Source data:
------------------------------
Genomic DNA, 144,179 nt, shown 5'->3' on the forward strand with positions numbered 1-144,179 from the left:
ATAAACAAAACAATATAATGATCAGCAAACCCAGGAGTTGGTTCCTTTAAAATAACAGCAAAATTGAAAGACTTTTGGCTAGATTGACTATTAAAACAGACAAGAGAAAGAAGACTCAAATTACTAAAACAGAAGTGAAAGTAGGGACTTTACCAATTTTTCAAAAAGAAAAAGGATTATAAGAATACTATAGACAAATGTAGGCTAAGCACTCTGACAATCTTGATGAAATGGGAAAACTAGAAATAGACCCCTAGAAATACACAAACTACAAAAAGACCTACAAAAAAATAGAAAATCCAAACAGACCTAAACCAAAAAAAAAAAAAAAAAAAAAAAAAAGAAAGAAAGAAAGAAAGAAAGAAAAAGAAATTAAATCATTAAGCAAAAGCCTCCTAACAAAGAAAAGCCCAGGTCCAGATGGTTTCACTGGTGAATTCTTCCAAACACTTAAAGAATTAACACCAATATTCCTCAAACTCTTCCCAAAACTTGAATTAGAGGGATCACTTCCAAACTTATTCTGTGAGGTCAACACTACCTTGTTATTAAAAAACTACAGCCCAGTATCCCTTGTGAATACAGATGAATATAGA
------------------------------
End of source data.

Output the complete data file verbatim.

Genomic DNA, 144,179 nt, shown 5'->3' on the forward strand with positions numbered 1-144,179 from the left:
ATAAACAAAACAATATAATGATCAGCAAACCCAGGAGTTGGTTCCTTTAAAATAACAGCAAAATTGAAAGACTTTTGGCTAGATTGACTATTAAAACAGACAAGAGAAAGAAGACTCAAATTACTAAAACAGAAGTGAAAGTAGGGACTTTACCAATTTTTCAAAAAGAAAAAGGATTATAAGAATACTATAGACAAATGTAGGCTAAGCACTCTGACAATCTTGATGAAATGGGAAAACTAGAAATAGACCCCTAGAAATACACAAACTACAAAAAGACCTACAAAAAAATAGAAAATCCAAACAGACCTAAACCAAAAAAAAAAAAAAAAAAAAAAAAAAGAAAGAAAGAAAGAAAGAAAGAAAAAGAAATTAAATCATTAAGCAAAAGCCTCCTAACAAAGAAAAGCCCAGGTCCAGATGGTTTCACTGGTGAATTCTTCCAAACACTTAAAGAATTAACACCAATATTCCTCAAACTCTTCCCAAAACTTGAATTAGAGGGATCACTTCCAAACTTATTCTGTGAGGTCAACACTACCTTGTTATTAAAAAACTACAGCCCAGTATCCCTTGTGAATACAGATGAATATAGA